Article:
This charming pair of Watercolor capture for one and Mountain scenery and for the other a Lake landscape.
The delicate use of the watercolors is perfect for the subject at hand and the colors are laid in delicate nuances typical of Cicéri’s style.
In both paintings Ciceri’s beloved mountains are also represented.
The paintings are presented in their period carved and gilded wood frames with a frieze of laurels and laurels and pearls.
Eugène Cicéri was the last son of Pierre-Luc-Charles Cicéri (1782-1868), a well-respected French illustrator and Decorator and of Alexandrine Isabey, the daughter of Jean Baptiste Isabey (1767-1855) and sister of Eugène Isabey (1803-1886).
Ciceri was born in Paris in 1813, and passed away in Marlotte in 1890.
He received his first education from his father, as well as from his uncle Eugène Isabey.
He worked on landscapes in Fontainebleau and its surroundings and was one of the first artists to settle in Marlotte a village where he moved in 1849. He was also very much influenced by the Barbizon School.
Ciceri’s landscape painting, which became the basis for the rest of his career, reflects the typical concerns of these innovative artists: the preservation of France’s rural landscapes, an awareness of the sanctity of work, and the danger of the encroachment of industrialization on a once bucolic environment.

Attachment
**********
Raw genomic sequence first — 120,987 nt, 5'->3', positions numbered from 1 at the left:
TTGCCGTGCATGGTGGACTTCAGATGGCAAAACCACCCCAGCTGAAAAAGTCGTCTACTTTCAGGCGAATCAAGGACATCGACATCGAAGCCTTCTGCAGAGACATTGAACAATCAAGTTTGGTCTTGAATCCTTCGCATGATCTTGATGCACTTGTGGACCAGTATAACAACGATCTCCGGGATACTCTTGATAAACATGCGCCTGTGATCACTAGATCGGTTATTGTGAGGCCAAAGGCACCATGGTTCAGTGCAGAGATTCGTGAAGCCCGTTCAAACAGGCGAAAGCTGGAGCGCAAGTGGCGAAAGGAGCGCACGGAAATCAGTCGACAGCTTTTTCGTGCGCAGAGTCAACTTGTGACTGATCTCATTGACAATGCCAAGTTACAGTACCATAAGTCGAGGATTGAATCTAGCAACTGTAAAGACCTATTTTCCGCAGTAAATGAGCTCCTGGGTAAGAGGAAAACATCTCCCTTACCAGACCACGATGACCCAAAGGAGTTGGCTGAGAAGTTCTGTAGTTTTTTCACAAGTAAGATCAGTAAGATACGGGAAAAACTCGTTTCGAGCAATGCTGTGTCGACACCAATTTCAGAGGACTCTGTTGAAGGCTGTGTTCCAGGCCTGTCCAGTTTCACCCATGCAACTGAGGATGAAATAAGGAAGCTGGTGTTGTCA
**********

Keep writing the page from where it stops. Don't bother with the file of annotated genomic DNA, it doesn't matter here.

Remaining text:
He exhibited for the first time at the Salon in 1851. The following year, his ‘Vue prise au bord du Loing’ earned him a medal. He would from then on, regularly participate in the Salon.
A Painter and watercolorist, he sacrificed to the fashion of the “travelling artists” visiting most of France, but also Switzerland and Germany, and published collections of lithographs from his drawings, which show a more marked concern for realism than his romantic predecessors, using the new medium of photography as documentation.
His landscape painting evolved in concert with the emerging modernist developments of the Second Empire and Third Republic.
His travels to North Africa, produced more exotic subjects from 1869 to 1877 but his focus remained the French countryside, favoring particularly the Fontainebleau area as well as Normandy and the Alps.
Like his father, he also painted theater sets.
Eugene Ciceri’s work can be found in the Louvre and throughout National Museums in France, but also in the Getty Museum in Los Angeles, The Metropolitan Museum in New York, and in Berlin among other Museums.
The frame measure 13 1/2″ x 12 ”
The Watercolors measure 7 1/3″ x 5 1/2 ”